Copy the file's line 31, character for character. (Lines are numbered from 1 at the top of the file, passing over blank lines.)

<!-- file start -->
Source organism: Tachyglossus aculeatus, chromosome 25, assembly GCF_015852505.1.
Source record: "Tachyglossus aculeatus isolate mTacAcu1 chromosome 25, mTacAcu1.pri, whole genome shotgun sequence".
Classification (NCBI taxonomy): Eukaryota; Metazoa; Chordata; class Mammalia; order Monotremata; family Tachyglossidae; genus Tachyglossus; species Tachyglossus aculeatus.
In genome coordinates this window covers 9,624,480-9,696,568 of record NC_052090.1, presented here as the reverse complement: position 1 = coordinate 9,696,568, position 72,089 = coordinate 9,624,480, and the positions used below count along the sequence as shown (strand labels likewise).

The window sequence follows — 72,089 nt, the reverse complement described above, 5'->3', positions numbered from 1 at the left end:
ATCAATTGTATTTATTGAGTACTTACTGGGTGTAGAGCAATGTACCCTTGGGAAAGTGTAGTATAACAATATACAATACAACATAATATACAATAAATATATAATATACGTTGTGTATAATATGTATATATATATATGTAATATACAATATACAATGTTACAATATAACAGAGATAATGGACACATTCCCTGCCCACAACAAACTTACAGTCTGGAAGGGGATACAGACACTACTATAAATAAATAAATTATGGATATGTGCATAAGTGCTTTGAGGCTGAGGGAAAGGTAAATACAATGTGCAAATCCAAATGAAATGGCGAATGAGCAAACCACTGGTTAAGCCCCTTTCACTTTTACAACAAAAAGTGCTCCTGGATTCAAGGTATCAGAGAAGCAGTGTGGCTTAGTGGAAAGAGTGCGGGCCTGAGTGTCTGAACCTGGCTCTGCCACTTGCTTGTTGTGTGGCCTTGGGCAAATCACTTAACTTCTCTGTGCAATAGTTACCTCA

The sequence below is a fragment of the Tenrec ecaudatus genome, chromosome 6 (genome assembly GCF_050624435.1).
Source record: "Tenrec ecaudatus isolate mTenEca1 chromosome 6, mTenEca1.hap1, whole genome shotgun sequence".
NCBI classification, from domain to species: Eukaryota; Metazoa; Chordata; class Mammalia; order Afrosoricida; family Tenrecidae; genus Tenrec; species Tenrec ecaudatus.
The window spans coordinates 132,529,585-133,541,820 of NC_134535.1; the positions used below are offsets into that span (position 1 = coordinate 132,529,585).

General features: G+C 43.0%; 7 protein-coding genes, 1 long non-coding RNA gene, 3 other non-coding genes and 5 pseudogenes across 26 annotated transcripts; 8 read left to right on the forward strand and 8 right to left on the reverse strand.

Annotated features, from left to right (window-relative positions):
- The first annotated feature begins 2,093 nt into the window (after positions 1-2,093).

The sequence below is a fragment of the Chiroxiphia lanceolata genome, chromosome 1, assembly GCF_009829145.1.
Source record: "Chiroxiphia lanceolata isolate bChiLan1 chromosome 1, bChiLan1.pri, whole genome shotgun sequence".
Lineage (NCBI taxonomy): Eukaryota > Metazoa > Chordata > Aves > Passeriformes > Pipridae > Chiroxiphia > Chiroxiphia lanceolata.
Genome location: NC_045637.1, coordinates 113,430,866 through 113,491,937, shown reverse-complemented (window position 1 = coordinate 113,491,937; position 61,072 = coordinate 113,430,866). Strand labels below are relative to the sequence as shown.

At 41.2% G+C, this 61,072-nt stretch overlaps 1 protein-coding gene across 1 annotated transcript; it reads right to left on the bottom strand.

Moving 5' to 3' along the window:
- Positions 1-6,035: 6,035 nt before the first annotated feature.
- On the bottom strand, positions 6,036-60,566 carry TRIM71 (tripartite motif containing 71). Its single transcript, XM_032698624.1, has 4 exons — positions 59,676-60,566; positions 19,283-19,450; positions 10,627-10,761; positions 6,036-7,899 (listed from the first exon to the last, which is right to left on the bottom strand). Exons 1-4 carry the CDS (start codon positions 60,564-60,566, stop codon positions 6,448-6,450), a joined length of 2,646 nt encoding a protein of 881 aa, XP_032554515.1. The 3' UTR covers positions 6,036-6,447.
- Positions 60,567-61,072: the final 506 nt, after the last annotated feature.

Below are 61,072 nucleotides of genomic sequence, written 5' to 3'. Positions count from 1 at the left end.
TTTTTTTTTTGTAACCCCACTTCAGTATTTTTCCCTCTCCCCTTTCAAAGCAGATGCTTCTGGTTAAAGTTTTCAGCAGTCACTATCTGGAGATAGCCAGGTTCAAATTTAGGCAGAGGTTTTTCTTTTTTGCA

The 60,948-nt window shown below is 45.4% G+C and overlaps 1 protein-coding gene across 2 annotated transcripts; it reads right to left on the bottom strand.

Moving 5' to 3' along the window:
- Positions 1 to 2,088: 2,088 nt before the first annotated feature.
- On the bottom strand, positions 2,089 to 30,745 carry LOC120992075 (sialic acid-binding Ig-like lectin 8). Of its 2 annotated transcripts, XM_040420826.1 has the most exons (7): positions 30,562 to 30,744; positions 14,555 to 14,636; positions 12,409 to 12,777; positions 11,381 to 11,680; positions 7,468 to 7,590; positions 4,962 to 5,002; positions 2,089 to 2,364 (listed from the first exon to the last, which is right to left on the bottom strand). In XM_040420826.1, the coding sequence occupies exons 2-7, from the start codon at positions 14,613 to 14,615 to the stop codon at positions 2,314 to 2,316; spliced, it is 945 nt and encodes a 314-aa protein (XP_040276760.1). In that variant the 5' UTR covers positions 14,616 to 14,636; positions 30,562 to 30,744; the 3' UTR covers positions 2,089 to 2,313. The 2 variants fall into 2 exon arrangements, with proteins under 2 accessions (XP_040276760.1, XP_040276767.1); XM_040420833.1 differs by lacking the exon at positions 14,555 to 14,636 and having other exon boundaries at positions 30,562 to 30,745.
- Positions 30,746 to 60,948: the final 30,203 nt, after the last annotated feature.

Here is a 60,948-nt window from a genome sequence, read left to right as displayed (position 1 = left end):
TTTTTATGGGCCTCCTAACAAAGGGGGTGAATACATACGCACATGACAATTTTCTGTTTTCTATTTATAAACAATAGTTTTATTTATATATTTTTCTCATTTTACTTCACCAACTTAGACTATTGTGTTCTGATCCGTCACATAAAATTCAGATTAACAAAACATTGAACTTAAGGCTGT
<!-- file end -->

TTTTTATGGGCCTCCTAACAAAGGGGGTGAATACATACGCACATGACAATTTTCTGTTTTCTATTTATAAACAATAGTTTTATTTATATATTTTTCTCATTTTACTTCACCAACTTAGACTATTGTGTTCTGATCCGTCACATAAAATTCAGATTAACAAAACATTGAACTTAAGGCTGT